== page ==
Under existing law the minimum side setback for detached and semi-detached house in Georgetown is 8 ft. The general regulations propose to change that to 5 ft in R‑1-B and 0 ft. in R-3. While existing nonconforming side lots are grandfathered we believe that additions to a house in R-1-B should generally meet the existing 8 ft side setback requirement and that any addition to a detached or semi-detached building in R-3 should generally maintain a side setback of at least 5 ft. Maintaining minimum side setbacks and associated green space is critically important to preserve the historic streetscape of Georgetown which is an integral part of the look and feel of the historic district. To remove the incentive that exists under existing law for a detached or semi-detached building to eliminate a side setback in R-3 and thereby gain the greater lot occupancy permitted an attached building, an addition to an existing semi-detached or detached principal building should be required to meet the side setback requirements for that type of building. Attempts to convert semi-detached houses into attached houses have been uniformly rejected by the Old Georgetown Board, but it would be useful to have the zoning law for Georgetown in sync with historic preservation objectives, and harmful to change the law in a way that would seem to permit any building in the R-3 area of Georgetown to become an attached building.
Nonconforming Side Setbacks
Nonconforming side setbacks in the form of narrow row house courts are common in the R-3 area of Georgetown. Existing law and the draft OP regulations provide that when an attached row house has such a side setback any extension of it must be at least 5’ wide. To avoid creating an incentive to eliminate a rear yard side setback when building an addition to such a building rather than comply with a minimum 5 ft side setback, the minimum side setback should be set at 3 ft. in such cases. In general in R-3 an addition to building with a non-conforming side setback of at least 3 feet should be able to be extended (subject to lot occupancy and other relevant development restrictions). In addition, to avoid historically inappropriate additions to a main building which has an existing second story side setback, the vertical plane of the second story setback should be maintained for the length of the second story addition. In R-1B nonconforming side setbacks would continue to be capable of being extended subject to a 5 foot minimum setback requirement and other relevant development restrictions.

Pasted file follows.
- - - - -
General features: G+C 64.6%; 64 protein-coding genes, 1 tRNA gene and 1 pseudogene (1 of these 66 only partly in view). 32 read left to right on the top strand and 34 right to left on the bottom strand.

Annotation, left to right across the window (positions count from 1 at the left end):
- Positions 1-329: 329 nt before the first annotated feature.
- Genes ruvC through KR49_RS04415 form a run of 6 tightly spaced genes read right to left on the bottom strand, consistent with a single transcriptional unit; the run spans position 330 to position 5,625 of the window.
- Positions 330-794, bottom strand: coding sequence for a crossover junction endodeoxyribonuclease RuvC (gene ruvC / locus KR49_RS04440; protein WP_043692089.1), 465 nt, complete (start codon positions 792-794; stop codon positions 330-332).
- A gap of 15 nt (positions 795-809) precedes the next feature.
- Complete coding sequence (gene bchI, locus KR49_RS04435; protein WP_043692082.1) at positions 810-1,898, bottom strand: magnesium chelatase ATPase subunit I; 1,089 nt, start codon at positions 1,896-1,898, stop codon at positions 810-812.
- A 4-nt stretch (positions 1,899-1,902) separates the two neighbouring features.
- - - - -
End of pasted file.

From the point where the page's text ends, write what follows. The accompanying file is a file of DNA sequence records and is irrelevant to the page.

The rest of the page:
Part of the historic fabric of Georgetown is the existing mix of residential, commercial and institutional uses. Any significant expansion of non-residential uses in Georgetown would change the historic character and appearance of the neighborhood. In addition to its many neighborhood stores, schools and churches, Georgetown is also bisected east-and-west, and north-and-south by the commercial corridor. While the draft use regulations may be appropriate for neighborhoods lacking such amenities, Georgetown is adequately served at the present time. Permitting a 7-Eleven or Starbucks on every street corner is inconsistent with preserving Georgetown as an historic district. Accordingly, the draft Customized Zone differs from the proposed general regulations by requiring commercial stand alone uses to be approved by special exception with stricter limits on the number and location of such non-residential uses.
Under CAG’s proposal Art Design and Creation, Food and Alcohol Service and Retail/Service stand alone new commercial uses require special exception approval, are limited to no corner stores and no more than one of each such subcategory of commercial use every 750 feet, roughly a block and one half. Existing mid-block stores are grandfathered. OP’s latest draft regulations contain a similar corner store restriction but permits up to four stores pre block. In addition mid-block buildings can be used for commercial purposes if the building was ever in its history used for such purposes. Given Georgetown’s long history the historical use provision was viewed as potentially disruptive of a residential block.
In addition, provisions in the OP draft permitting unspecified institutional uses as a matter of right and commercial parking lots and health care centers by special exception in both R-1-B and R-3 were deleted as inconsistent with an historic residential neighborhood.